I have always been a "flower child" even before I heard the term or knew what it meant. I'm a typical dreamy Pisces, and spent most of my childhood days wandering in the woods, picking flowers, finding beautiful stones, watching the birds and animals and singing to the trees (yes, I sang in the woods because even as a young child I intuitively felt closer to the Creator when I was there. My favourite song to belt out at the top of my lungs was one from my Sunday School - "How Great Thou Art" - even now it makes me cry as I sing it)
When I was 6 years old my family moved to Topley, British Columbia, Canada. My father was a trouble shooter for a large lumber company and we moved around frequently within British Columbia, Alberta and finally the Yukon Territory as he would go into troubled sawmill operations and reorganize the processes. Sometimes it was a simple matter of moving people around from one area of the mill to a different area where their skills were a better fit. He never laid off workers if at all possible - he taught me that we all have skills, we just have to find our niche.
Anyway, the year I was six, we moved to Topley, and as usual I spent my summer days wandering in the woods behind our house. In those days (early 1960's) this was not unusual for children to explore on their own as the world was much safer and kinder then and our parents had taught us to be more self-reliant than today's kids.
While wandering in back of our property outside of town, I came across an old shed. It was about 8x8 made of 2x4's and plywood. It had a plywood door that was hanging on one hinge and it had a window cutout but no glass in it. The inside was covered in cobwebs and mouse droppings with large piles of dead leaves that had drifted in over time. I took one look and saw this as my dream playhouse.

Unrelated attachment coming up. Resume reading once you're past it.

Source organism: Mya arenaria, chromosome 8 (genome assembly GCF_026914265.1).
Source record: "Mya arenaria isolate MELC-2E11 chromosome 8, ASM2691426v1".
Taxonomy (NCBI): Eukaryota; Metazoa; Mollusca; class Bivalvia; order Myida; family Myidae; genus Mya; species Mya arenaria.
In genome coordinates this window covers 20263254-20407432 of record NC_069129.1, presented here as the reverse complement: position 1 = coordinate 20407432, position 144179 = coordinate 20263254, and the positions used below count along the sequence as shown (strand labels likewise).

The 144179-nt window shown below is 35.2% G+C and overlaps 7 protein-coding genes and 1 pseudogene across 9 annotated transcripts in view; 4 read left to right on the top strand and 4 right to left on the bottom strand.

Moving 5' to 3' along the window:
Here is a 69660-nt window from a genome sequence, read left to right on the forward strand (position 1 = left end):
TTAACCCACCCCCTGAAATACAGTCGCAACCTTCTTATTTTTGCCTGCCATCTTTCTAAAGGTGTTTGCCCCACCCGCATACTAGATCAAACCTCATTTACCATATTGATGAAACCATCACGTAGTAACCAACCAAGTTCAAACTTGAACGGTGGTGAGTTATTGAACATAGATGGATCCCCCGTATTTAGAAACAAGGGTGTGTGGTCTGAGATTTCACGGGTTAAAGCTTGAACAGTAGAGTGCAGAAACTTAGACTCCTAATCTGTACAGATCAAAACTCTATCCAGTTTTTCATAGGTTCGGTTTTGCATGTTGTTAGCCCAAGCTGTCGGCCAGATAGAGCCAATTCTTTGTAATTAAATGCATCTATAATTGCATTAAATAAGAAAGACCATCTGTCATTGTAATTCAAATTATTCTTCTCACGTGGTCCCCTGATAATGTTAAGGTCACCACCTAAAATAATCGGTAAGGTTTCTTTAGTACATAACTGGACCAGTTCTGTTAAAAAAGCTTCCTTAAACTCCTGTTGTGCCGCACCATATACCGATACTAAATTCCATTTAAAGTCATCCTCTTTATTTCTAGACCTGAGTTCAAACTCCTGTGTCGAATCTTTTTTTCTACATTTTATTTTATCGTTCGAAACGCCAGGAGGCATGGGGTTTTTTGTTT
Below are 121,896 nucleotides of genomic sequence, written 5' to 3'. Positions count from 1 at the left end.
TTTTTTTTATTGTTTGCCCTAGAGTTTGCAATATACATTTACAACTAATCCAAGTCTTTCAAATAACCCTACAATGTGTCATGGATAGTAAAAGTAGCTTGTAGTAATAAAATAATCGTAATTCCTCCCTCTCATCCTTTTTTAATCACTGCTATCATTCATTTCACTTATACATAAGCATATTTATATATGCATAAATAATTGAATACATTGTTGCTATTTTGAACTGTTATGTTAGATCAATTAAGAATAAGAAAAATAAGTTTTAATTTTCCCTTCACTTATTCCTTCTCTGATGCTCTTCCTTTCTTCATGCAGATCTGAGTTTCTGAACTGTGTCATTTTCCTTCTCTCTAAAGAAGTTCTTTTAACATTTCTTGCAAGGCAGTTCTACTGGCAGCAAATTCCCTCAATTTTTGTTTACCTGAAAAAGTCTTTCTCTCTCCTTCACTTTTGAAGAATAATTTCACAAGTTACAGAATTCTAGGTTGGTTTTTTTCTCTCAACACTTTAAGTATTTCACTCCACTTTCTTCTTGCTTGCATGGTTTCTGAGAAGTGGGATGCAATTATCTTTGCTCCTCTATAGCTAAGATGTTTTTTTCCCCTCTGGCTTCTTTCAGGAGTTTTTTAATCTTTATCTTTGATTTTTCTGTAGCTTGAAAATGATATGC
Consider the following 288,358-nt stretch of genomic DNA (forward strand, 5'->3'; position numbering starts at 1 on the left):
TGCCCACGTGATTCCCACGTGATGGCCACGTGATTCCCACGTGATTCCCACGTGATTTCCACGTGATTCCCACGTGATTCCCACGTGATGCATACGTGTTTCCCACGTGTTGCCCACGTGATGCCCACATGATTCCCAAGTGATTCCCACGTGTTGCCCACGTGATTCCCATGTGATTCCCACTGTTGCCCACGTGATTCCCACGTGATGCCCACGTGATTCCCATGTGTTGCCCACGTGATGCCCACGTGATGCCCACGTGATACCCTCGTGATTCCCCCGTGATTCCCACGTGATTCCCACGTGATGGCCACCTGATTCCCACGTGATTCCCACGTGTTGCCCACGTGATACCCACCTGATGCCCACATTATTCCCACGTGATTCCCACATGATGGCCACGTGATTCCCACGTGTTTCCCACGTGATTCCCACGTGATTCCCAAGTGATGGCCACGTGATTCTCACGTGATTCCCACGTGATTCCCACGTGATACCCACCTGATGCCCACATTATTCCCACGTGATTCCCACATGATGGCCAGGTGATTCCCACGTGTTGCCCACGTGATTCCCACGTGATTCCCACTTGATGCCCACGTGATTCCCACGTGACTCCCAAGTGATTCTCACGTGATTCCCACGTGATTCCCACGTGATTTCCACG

Over the next week or so I swept it out, borrowed one of my dads hammers and nails and nailed the hinge back on the door (crooked but it worked ), borrowed my dad's heavy duty stapler and stapled plastic over the broken window. I hauled wooden boxes found around to use as a table and chairs and brought my dollies and tea set as well as my favourite books, colouring books and crayons into my hideaway. It truly was a dream playhouse - it didn't even leak when it rained!
Then, one day when I walked down to play, I found an intoxicated Native lady inside my dream playhouse! In typical spoiled brat style I put my hands on my little hips and told her to get out, that it was MY playhouse. She responded by punching me in the face and breaking my nose!
I ran home to my Daddy and told him what happened and he explained to me then a life lesson I have taken with me all my 64 years - He told me that to me it was just a playhouse. I had a real house with a warm bed, food and clothes every day if I wanted. The woman was obviously a street person and to her it truly was a DREAM HOME. In this little shack she could stay out of the weather and keep warm and dry and relatively safe. She didn't have the things I did, and I should be proud that I had made it so nice for her. I thought about it, and the next day I took half of my sandwich from lunch and went down to the playhouse. She was not there, but I left the sandwich and the next day when I checked it was gone, so she obviously ate it. I never saw her again, but all summer until school started I took her half my lunch, and every time when I went back the food was gone.
When we moved to the Yukon when I was 10, my father went one step further and took it upon himself to build a little shack with a locking door, glass window and tiny wood heater on the backside of our property for one of the local street people who was always being picked up for vagrancy. Everyone in town thought he was nuts, but I was so proud of what he did. He always said that everyone deserves dignity.
To this day my nose is crooked and it reminds me to always treat others with respect and dignity no matter what their lot in life and to help and be generous to everyone possible because I have been granted so many gifts in this life.